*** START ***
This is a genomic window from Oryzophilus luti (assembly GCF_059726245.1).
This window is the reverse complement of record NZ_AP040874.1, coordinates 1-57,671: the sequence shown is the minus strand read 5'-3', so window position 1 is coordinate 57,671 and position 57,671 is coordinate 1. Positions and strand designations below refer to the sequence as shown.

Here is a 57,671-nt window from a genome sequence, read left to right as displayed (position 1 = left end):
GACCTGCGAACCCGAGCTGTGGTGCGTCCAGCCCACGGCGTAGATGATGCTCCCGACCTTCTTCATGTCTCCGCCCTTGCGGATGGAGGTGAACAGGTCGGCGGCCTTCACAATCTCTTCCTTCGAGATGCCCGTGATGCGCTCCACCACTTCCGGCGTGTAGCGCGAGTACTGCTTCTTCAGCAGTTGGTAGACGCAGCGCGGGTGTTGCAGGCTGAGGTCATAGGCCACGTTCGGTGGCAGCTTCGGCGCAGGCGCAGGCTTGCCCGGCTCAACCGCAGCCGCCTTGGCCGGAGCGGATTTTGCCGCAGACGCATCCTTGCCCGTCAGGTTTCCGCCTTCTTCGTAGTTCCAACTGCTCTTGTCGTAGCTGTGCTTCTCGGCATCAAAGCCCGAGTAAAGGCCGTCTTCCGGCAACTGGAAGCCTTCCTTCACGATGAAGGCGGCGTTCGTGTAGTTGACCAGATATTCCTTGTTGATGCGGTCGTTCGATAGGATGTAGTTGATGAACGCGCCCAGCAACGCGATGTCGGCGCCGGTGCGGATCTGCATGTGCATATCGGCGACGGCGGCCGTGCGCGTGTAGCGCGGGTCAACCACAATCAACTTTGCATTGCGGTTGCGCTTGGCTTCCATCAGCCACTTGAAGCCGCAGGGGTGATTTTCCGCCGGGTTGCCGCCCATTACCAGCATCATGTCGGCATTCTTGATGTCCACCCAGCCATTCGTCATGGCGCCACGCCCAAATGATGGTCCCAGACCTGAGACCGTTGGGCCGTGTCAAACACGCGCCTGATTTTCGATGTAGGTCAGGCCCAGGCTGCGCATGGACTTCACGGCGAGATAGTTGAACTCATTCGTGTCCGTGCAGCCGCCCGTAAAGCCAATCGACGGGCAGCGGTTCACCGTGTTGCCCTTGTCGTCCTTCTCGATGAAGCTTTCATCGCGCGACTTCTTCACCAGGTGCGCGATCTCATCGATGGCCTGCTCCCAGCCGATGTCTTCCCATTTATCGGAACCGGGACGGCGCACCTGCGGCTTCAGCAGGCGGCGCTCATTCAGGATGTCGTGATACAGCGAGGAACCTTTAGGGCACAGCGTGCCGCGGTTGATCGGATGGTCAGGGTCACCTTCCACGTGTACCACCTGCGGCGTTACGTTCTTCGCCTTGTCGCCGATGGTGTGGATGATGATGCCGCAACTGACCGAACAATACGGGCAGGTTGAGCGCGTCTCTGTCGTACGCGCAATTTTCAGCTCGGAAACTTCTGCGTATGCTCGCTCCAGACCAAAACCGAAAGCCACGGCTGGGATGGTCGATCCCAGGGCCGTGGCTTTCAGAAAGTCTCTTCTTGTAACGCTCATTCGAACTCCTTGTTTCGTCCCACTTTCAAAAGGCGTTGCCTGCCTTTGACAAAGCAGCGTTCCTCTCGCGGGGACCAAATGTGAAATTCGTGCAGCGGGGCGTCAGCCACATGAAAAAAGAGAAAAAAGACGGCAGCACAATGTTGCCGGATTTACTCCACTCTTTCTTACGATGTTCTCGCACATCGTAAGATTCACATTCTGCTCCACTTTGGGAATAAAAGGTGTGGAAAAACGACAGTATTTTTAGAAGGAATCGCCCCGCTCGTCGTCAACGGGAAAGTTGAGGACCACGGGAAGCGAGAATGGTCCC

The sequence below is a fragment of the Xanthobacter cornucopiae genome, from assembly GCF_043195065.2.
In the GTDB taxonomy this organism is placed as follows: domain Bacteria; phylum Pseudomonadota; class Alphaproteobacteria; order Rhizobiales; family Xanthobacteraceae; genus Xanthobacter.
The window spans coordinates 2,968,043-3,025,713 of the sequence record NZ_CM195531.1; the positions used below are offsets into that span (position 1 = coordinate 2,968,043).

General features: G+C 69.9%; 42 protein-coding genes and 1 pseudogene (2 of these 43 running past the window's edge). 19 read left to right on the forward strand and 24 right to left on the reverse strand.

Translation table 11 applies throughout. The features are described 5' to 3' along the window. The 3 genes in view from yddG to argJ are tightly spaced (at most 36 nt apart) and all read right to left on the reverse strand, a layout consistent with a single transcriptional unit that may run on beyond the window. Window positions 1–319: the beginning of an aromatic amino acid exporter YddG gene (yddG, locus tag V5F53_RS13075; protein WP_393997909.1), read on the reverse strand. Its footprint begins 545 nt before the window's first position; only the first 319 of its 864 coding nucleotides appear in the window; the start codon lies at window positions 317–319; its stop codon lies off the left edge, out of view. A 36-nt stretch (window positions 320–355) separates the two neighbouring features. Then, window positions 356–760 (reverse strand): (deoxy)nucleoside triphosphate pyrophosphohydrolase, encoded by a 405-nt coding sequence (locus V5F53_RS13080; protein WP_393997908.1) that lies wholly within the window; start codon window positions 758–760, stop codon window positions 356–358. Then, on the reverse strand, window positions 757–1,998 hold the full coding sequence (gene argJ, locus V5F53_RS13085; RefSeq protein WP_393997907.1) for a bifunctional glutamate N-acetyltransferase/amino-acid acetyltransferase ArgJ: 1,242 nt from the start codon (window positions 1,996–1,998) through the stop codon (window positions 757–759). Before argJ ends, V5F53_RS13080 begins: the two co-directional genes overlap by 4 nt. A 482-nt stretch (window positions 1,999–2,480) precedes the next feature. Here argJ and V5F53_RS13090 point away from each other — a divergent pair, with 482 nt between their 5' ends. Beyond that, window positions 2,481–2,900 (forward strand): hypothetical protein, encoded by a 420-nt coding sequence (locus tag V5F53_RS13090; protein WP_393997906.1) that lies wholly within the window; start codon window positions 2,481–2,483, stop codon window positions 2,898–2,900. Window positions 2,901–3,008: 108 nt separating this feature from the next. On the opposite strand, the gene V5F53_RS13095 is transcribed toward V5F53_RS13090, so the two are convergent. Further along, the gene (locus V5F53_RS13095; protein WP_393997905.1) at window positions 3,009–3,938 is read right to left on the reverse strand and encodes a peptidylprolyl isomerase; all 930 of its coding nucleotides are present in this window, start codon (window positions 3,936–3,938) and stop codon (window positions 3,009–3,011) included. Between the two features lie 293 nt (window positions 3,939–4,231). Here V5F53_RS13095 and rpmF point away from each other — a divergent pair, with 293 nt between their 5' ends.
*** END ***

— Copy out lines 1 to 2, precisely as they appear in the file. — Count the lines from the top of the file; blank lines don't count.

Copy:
This is a genomic window from Oryzophilus luti (assembly GCF_059726245.1).
This window is the reverse complement of record NZ_AP040874.1, coordinates 1-57,671: the sequence shown is the minus strand read 5'-3', so window position 1 is coordinate 57,671 and position 57,671 is coordinate 1. Positions and strand designations below refer to the sequence as shown.